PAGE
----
Apr 19, 2016-
Fourteen months after their formation, the two transitional justice mechanisms have finally begun investigations into war-era cases. The Commission on Enforced Disappeared Persons (CIEDP), and the Truth and Reconciliation Commission (TRC) have formally begun receiving complaints from victims. While the investigations have come nine years too late (the Comprehensive Peace Agreement signed in November 2006 envisioned investigations within six months), the fact that they have begun at all needs to be welcomed. Despite little dissemination of information about the complaints registration period, the initial participation of victims and their families appears encouraging. But that is only part of the story.
Both the commissions have been hobbled by a series of problems—from delays in finding office space to staffing issues—since their formation, severely undermining confidence in their ability to deliver justice to the victims.
Victims’ groups and human rights defenders fear that many of the commissions’ recommendations will not be implemented. Worse, they dread that the perpetrators will walk away free and that the whole process will be a charade. Given the poor post-2006 track record of the Nepali political class on human rights, political expediency and continued inclination for ad-hocism, such apprehensions are not unfounded. While both commissions are independent bodies, they have little binding authority to inspire confidence among victims for justice. The commissions are also operating in an environment without clear laws on criminalising war-era cases.
There is an urgent need to pass laws criminalising enforced disappearances, torture, rape and other gross human rights violations. The laws also need to define the status of conflict victims—providing a clear basis for reparation. It is precisely in the absence of these laws that victims’ groups fear that the focus will be more on reconciliation than on prosecution.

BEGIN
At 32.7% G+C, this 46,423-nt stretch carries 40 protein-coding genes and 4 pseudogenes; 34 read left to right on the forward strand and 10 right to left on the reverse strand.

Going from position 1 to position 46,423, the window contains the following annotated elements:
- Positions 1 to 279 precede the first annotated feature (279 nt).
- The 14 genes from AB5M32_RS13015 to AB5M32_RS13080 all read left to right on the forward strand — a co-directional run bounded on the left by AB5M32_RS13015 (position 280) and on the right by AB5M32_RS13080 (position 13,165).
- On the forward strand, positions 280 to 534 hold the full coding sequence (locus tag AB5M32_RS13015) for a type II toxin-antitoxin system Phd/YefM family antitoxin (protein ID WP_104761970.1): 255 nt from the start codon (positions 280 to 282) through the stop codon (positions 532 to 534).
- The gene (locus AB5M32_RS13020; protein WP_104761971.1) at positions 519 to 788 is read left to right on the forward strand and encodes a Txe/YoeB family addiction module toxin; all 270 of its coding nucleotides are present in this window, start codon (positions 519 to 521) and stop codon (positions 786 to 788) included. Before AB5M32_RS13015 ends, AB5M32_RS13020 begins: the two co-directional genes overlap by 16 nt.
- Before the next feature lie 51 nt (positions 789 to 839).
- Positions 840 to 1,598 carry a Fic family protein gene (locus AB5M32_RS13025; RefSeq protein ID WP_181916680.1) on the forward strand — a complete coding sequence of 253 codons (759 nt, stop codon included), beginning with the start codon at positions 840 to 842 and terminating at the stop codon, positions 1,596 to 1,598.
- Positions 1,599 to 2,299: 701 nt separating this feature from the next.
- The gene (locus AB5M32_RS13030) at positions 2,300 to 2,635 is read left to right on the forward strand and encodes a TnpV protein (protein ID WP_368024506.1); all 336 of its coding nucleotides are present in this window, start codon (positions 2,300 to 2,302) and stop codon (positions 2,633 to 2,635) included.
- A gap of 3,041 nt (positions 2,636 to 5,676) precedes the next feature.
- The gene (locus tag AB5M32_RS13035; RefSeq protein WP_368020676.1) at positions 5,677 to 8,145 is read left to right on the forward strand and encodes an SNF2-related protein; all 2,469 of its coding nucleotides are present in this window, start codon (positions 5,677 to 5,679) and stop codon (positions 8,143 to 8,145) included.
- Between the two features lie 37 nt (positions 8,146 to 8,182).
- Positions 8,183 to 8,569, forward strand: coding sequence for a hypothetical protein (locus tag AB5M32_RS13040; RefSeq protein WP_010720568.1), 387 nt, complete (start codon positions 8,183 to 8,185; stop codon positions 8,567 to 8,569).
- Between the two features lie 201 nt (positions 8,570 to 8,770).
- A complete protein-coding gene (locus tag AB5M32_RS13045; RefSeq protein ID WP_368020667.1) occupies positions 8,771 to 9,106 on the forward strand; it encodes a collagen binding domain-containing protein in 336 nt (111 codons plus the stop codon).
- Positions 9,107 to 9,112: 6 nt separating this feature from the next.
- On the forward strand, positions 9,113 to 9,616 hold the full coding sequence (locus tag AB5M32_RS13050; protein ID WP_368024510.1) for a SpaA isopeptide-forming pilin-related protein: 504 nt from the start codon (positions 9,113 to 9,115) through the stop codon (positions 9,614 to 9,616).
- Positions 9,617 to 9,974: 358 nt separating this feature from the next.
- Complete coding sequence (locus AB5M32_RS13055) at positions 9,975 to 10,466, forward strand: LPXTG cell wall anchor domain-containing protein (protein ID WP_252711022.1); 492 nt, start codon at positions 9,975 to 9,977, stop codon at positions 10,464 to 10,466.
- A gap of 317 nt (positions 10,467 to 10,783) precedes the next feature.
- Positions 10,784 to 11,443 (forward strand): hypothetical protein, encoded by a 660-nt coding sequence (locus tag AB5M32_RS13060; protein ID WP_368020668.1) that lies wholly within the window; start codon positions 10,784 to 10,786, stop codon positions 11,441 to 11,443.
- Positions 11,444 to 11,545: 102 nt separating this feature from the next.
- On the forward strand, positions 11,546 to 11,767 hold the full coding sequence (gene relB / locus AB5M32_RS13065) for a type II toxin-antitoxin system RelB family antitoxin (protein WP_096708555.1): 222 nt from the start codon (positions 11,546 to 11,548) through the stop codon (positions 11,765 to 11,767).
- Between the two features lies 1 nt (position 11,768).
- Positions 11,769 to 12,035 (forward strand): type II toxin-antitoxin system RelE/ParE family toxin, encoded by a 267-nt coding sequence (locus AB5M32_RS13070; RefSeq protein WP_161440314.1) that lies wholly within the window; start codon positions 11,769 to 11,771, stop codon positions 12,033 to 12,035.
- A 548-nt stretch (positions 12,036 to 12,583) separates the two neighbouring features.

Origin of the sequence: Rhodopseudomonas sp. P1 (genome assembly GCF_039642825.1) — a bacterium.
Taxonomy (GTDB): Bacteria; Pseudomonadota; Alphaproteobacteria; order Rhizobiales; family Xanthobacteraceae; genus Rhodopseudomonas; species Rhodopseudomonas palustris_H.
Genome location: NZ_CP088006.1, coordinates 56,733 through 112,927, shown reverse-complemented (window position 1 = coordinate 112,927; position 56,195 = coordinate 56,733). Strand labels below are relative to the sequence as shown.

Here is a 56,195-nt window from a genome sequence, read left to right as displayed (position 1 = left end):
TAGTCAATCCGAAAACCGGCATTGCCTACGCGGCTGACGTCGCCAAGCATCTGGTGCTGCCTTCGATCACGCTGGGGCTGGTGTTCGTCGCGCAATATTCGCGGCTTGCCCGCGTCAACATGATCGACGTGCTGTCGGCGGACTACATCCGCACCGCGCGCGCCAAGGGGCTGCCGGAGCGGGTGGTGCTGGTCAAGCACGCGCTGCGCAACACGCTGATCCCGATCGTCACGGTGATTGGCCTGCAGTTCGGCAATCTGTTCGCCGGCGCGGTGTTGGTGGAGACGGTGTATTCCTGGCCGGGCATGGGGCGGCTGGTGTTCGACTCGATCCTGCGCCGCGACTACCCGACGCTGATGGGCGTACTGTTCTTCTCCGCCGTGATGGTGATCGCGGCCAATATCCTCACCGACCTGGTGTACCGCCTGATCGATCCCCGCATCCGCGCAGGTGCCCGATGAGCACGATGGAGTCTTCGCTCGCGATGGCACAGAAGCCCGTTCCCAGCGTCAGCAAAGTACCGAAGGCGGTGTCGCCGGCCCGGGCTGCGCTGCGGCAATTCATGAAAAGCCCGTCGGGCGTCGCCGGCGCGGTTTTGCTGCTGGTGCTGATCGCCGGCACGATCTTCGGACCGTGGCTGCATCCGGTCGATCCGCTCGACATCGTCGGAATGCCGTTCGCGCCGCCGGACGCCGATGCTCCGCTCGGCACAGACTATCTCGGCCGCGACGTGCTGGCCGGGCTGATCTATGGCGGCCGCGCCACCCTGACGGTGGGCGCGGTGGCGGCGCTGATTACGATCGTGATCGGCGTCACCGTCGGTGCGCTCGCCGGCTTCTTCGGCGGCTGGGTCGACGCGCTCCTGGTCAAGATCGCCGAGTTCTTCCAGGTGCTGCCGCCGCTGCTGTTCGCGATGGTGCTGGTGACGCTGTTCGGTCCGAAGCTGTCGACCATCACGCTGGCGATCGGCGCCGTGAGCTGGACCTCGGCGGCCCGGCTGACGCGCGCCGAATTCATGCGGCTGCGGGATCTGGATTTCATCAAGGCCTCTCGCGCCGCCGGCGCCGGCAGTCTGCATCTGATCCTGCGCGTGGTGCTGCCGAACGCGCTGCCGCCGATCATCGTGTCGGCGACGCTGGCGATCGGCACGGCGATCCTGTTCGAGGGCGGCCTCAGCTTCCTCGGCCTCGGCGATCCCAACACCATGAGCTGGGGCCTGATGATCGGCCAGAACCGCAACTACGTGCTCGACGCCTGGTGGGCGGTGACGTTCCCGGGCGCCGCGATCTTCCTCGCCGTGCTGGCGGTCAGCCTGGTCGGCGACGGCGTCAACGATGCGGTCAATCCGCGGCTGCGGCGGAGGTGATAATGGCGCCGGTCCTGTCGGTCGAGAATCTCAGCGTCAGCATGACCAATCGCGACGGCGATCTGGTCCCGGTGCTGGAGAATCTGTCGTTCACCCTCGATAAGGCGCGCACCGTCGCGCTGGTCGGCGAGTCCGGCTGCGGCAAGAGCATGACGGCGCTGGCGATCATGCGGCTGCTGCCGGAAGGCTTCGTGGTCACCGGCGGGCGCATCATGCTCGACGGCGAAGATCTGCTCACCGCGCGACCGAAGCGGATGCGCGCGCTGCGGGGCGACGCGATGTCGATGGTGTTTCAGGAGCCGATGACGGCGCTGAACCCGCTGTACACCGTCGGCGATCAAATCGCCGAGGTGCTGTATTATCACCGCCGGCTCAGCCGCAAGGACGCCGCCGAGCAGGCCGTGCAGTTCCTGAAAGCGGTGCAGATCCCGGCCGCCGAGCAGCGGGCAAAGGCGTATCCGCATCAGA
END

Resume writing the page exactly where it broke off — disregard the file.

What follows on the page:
Clearly, political parties have not fully internalised the severity of the issue at hand. They still are holding wishful thinking that they can get away with some sort of tokenistic transitional justice. This is where they are mistaken. The international human rights regime is much more effective than they care to understand. Col Kumar Lama, who is being tried in a UK court, is a case in point.
The international community, particularly human rights groups, is closely monitoring Nepal’s transitional justice process. If and when it becomes clear that Nepal is unwilling or unable to prosecute its human rights perpetrators, Nepal’s leadership could see the opening of a Pandora’s box, potentially dragging them to foreign courts that claim universal jurisdiction on human rights. Former Chilean dictator Augusto Pinochet and his supporters had tried blocking the recommendations of the Chilean Truth Commission in 1991. But in 1998, Pinochet was arrested in the UK for violation of international law, opening the door for prosecution of members of the Chilean military junta.
Threats of international sanctions aside, parties need to deliver justice for their own people who have suffered at the hands of both sides in Nepal’s decade-long conflict. Providing justice to victims is not just a safe bet, it is also the right thing to do for the thousands of victims who need closure.
Published: 19-04-2016 08:50